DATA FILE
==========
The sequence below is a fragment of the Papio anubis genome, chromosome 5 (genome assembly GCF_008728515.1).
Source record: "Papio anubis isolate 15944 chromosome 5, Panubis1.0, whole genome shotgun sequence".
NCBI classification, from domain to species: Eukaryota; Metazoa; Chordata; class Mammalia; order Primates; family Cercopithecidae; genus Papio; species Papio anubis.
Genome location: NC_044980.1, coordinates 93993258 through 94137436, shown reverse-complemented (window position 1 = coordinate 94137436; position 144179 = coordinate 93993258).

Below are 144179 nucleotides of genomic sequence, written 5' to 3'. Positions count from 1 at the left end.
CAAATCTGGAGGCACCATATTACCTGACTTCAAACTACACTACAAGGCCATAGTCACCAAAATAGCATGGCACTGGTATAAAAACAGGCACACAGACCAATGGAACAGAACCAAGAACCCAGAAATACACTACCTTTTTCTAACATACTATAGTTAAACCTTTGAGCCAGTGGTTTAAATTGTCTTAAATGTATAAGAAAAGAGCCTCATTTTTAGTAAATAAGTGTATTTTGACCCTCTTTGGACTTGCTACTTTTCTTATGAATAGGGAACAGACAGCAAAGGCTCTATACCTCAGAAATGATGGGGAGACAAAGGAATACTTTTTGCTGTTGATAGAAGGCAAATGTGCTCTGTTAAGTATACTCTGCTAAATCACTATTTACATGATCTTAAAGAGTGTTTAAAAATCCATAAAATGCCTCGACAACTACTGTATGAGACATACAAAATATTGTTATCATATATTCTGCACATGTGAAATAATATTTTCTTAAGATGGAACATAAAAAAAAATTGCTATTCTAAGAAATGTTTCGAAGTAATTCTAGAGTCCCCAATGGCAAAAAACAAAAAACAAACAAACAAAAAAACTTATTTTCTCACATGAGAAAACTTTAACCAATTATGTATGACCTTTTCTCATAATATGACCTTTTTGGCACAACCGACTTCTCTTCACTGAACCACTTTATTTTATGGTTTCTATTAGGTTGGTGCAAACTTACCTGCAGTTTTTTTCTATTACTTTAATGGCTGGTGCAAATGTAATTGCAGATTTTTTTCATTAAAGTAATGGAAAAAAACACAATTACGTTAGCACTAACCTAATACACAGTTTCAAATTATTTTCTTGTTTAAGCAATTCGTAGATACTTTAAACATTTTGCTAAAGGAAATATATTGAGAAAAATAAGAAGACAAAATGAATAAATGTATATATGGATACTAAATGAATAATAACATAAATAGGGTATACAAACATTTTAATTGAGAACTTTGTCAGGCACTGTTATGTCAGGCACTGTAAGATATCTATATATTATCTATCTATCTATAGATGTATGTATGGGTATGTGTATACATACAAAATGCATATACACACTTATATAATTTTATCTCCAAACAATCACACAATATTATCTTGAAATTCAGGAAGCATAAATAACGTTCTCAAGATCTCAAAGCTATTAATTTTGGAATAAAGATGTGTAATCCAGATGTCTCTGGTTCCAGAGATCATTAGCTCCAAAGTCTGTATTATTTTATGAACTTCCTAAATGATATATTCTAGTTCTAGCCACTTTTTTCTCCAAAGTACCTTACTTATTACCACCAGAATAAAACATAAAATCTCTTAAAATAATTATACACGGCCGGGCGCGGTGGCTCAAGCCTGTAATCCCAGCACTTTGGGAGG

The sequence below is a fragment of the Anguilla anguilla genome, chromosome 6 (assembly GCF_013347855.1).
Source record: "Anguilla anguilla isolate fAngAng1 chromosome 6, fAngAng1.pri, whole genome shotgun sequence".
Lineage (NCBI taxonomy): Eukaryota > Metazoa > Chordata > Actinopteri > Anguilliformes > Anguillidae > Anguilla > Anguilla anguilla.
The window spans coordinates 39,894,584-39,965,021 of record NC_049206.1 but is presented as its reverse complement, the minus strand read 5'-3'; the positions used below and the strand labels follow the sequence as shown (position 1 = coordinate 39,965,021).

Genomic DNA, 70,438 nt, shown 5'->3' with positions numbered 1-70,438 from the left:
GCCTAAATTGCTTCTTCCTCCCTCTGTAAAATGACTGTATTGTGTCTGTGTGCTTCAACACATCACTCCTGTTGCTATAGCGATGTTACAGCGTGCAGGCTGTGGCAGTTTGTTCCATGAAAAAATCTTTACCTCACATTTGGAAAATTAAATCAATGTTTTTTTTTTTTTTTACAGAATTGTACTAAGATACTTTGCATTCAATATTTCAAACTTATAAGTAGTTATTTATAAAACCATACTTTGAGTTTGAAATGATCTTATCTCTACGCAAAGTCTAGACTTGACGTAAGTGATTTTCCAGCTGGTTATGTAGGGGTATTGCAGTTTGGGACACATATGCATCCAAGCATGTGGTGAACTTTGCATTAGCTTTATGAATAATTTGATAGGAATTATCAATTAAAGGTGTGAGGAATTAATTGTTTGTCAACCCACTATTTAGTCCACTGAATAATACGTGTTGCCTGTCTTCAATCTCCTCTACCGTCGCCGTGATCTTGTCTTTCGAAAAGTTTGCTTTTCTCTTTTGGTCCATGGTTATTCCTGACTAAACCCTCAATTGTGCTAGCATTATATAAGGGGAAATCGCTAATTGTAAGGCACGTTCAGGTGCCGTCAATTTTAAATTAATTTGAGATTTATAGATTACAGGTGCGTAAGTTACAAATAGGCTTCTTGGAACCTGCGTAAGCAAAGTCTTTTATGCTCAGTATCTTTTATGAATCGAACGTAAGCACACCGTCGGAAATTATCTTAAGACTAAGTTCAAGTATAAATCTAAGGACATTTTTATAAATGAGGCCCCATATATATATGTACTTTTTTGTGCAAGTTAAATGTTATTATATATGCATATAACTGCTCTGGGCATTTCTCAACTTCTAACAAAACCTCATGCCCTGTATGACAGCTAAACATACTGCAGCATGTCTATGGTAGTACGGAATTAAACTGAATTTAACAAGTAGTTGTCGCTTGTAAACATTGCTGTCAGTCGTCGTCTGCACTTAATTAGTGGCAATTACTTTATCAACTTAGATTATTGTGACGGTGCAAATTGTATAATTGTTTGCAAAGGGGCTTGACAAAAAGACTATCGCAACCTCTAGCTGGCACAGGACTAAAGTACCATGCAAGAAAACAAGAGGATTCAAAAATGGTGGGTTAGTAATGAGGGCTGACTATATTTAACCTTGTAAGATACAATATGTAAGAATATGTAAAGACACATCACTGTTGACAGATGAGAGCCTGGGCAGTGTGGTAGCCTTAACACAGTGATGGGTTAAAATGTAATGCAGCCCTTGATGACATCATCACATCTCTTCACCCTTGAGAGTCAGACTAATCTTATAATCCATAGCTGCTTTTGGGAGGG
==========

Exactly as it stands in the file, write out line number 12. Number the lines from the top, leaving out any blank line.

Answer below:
GCCTAAATTGCTTCTTCCTCCCTCTGTAAAATGACTGTATTGTGTCTGTGTGCTTCAACACATCACTCCTGTTGCTATAGCGATGTTACAGCGTGCAGGCTGTGGCAGTTTGTTCCATGAAAAAATCTTTACCTCACATTTGGAAAATTAAATCAATGTTTTTTTTTTTTTTTACAGAATTGTACTAAGATACTTTGCATTCAATATTTCAAACTTATAAGTAGTTATTTATAAAACCATACTTTGAGTTTGAAATGATCTTATCTCTACGCAAAGTCTAGACTTGACGTAAGTGATTTTCCAGCTGGTTATGTAGGGGTATTGCAGTTTGGGACACATATGCATCCAAGCATGTGGTGAACTTTGCATTAGCTTTATGAATAATTTGATAGGAATTATCAATTAAAGGTGTGAGGAATTAATTGTTTGTCAACCCACTATTTAGTCCACTGAATAATACGTGTTGCCTGTCTTCAATCTCCTCTACCGTCGCCGTGATCTTGTCTTTCGAAAAGTTTGCTTTTCTCTTTTGGTCCATGGTTATTCCTGACTAAACCCTCAATTGTGCTAGCATTATATAAGGGGAAATCGCTAATTGTAAGGCACGTTCAGGTGCCGTCAATTTTAAATTAATTTGAGATTTATAGATTACAGGTGCGTAAGTTACAAATAGGCTTCTTGGAACCTGCGTAAGCAAAGTCTTTTATGCTCAGTATCTTTTATGAATCGAACGTAAGCACACCGTCGGAAATTATCTTAAGACTAAGTTCAAGTATAAATCTAAGGACATTTTTATAAATGAGGCCCCATATATATATGTACTTTTTTGTGCAAGTTAAATGTTATTATATATGCATATAACTGCTCTGGGCATTTCTCAACTTCTAACAAAACCTCATGCCCTGTATGACAGCTAAACATACTGCAGCATGTCTATGGTAGTACGGAATTAAACTGAATTTAACAAGTAGTTGTCGCTTGTAAACATTGCTGTCAGTCGTCGTCTGCACTTAATTAGTGGCAATTACTTTATCAACTTAGATTATTGTGACGGTGCAAATTGTATAATTGTTTGCAAAGGGGCTTGACAAAAAGACTATCGCAACCTCTAGCTGGCACAGGACTAAAGTACCATGCAAGAAAACAAGAGGATTCAAAAATGGTGGGTTAGTAATGAGGGCTGACTATATTTAACCTTGTAAGATACAATATGTAAGAATATGTAAAGACACATCACTGTTGACAGATGAGAGCCTGGGCAGTGTGGTAGCCTTAACACAGTGATGGGTTAAAATGTAATGCAGCCCTTGATGACATCATCACATCTCTTCACCCTTGAGAGTCAGACTAATCTTATAATCCATAGCTGCTTTTGGGAGGG